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ORIGINAL ARTICLE
Year : 2022  |  Volume : 10  |  Issue : 3  |  Page : 152-159

Clinical outcomes with the use of ticagrelor or clopidogrel after fibrinolytic therapy in patients with ST-elevation myocardial infarction – A prospective observational study


Department of Cardiology, Dr. Ram Manohar Lohia Institute of Medical Sciences, Lucknow, Uttar Pradesh, India

Correspondence Address:
Sudarshan Kumar Vijay
Department of Cardiology, Dr. Ram Manohar Lohia Institute of Medical Sciences, Lucknow - 226 010, Uttar Pradesh
India
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Source of Support: None, Conflict of Interest: None


DOI: 10.4103/heartindia.heartindia_50_22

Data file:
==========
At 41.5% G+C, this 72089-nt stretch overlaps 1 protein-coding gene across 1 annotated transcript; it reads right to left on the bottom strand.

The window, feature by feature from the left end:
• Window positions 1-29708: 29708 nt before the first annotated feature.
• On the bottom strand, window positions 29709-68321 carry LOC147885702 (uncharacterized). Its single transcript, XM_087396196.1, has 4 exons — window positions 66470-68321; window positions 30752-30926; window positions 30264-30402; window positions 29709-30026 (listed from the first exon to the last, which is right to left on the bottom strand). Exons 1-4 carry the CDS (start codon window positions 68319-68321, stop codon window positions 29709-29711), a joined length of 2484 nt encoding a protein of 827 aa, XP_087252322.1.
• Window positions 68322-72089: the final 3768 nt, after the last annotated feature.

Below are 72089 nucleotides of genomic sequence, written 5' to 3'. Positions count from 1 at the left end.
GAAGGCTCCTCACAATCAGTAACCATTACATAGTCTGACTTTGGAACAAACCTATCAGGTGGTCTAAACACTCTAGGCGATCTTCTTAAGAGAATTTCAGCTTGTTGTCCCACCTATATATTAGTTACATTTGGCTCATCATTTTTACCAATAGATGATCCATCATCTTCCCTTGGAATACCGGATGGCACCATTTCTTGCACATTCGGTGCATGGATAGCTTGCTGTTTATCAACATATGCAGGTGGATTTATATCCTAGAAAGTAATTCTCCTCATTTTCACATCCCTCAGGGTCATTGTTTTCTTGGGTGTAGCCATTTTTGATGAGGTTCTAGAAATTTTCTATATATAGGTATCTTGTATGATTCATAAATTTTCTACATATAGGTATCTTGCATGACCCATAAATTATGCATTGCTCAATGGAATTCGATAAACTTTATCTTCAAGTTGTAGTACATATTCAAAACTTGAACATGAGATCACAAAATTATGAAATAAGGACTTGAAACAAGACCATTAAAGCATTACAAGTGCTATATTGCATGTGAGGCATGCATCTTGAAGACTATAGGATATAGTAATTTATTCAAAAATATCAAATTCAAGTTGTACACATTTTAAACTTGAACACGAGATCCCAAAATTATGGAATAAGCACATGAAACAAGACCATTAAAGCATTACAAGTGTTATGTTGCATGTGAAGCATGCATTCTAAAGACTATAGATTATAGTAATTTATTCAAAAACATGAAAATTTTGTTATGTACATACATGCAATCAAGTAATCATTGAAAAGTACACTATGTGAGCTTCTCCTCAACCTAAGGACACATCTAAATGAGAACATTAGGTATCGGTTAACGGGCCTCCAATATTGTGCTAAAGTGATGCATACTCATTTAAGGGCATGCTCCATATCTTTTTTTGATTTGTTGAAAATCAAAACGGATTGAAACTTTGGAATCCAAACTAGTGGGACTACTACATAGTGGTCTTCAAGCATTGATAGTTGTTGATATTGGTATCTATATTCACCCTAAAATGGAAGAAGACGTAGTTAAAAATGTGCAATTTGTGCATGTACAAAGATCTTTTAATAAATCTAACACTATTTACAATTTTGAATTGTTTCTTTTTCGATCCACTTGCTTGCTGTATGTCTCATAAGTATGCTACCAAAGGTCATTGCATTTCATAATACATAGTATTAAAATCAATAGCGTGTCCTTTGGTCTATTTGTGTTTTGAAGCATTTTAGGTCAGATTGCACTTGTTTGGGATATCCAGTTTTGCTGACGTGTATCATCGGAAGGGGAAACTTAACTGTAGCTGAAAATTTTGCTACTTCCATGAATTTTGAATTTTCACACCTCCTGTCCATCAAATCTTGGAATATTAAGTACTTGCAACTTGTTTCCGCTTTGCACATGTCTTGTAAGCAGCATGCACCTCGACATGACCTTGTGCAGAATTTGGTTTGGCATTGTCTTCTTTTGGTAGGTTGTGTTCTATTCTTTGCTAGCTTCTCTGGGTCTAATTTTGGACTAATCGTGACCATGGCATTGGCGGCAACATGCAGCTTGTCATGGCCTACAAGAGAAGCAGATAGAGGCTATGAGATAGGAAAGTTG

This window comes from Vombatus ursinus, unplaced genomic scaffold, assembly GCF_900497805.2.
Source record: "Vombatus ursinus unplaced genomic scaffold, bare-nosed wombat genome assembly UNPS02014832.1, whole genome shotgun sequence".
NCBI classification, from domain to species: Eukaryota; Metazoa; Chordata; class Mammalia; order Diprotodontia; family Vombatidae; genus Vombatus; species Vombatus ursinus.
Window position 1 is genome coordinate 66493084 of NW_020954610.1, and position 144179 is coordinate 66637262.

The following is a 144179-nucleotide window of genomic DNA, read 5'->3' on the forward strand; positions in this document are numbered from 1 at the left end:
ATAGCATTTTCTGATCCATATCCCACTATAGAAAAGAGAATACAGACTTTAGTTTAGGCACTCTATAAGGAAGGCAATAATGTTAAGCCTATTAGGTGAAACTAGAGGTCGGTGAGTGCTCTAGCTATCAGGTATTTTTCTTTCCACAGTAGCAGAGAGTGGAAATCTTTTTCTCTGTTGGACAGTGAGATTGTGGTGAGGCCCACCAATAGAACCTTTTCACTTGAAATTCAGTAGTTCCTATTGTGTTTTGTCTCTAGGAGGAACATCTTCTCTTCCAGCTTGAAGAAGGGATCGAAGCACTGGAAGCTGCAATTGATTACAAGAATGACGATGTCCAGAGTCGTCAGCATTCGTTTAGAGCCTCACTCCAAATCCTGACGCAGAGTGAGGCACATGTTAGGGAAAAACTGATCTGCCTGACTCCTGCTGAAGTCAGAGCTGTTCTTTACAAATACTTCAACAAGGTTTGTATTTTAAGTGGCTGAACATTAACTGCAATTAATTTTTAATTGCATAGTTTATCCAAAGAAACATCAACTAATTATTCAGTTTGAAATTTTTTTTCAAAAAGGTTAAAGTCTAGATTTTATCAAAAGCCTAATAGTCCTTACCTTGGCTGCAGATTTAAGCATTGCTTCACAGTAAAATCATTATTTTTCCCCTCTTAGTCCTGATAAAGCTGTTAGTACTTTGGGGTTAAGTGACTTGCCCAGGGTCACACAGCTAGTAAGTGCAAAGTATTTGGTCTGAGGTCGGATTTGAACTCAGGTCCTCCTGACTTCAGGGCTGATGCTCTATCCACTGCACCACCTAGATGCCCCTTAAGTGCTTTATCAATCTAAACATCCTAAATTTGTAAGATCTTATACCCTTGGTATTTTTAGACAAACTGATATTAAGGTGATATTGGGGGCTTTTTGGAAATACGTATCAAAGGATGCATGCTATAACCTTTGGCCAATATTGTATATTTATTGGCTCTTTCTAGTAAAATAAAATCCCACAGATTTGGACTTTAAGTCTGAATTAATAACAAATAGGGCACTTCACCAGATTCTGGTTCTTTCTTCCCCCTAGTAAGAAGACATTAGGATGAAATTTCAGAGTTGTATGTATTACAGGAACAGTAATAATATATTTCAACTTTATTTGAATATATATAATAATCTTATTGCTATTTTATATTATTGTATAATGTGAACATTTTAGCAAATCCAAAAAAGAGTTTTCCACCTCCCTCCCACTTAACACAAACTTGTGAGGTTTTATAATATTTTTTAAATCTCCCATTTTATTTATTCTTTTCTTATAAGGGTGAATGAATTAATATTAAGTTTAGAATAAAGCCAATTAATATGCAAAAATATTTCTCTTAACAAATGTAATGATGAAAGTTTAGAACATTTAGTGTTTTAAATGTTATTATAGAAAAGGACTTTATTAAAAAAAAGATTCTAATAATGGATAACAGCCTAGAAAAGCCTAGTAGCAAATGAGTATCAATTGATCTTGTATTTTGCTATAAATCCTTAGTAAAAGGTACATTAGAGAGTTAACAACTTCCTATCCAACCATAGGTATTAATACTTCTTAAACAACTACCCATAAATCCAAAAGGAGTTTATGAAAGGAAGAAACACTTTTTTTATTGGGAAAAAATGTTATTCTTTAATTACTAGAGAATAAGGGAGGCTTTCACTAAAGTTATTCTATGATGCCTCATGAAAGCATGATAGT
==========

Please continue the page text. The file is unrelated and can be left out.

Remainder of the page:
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Background: Thrombolytic therapy in the appropriate window period remains the most commonly used therapy in ST-elevation myocardial infarction patients, despite the advantage of primary percutaneous coronary intervention (PCI) over it. Use of newer more potent antiplatelets agents early after thrombolysis carries the chance of increasing bleeding complications, thus we planned to have a study to assess the safety and efficacy of ticagrelor as compared to clopidogrel in thrombolysed patients. Materials and Methods: This was a prospective observational study in Indian patients. A total of 142 patients were enrolled in the study with 76 in the ticagrelor group and 66 in the clopidogrel group. All patients received thrombolysis as the primary reperfusion strategy. Patients receiving either clopidogrel or ticagrelor after thrombolysis irrespective of the subsequent PCI status were followed up for any bleeding events (primary endpoints) as per thrombolysis in myocardial infarction (TIMI) definition and Bleeding Academic Research Consortium (BARC) definition. Major adverse cardiac events (MACE) including death from cardiovascular causes, myocardial infarction (MI), and stroke were also assessed as markers of efficacy and secondary endpoints. Results: Mean time from thrombolysis to study drug use was 18.9 ± 2.1 h in the ticagrelor group as compared to 14.8 ± 3.3 h in the clopidogrel group (P > 0.05). For major bleeding events (TIMI major), no statistically significant difference was observed between groups (2.6% in ticagrelor vs. 1.5% in clopidogrel) (P = 0.6). BARC 3–5 bleeding at 1-month follow-up was significantly higher in the ticagrelor group compared to the clopidogrel group (P = 0.04). At 1-month follow-up, BARC 1–2 or 3–5 bleeding events in the subjects who underwent PCI were higher in the ticagrelor group than the clopidogrel group (P = 0.03). Patients in the clopidogrel group have more major adverse cardiac events than the ticagrelor group especially driven by more fatal and nonfatal MI in the clopidogrel group (P = 0.04). Conclusions: Ticagrelor can be safely administered in postthrombolytic patients similar to clopidogrel albeit at the cost of slightly increased minor bleeding events in short-term follow-up.


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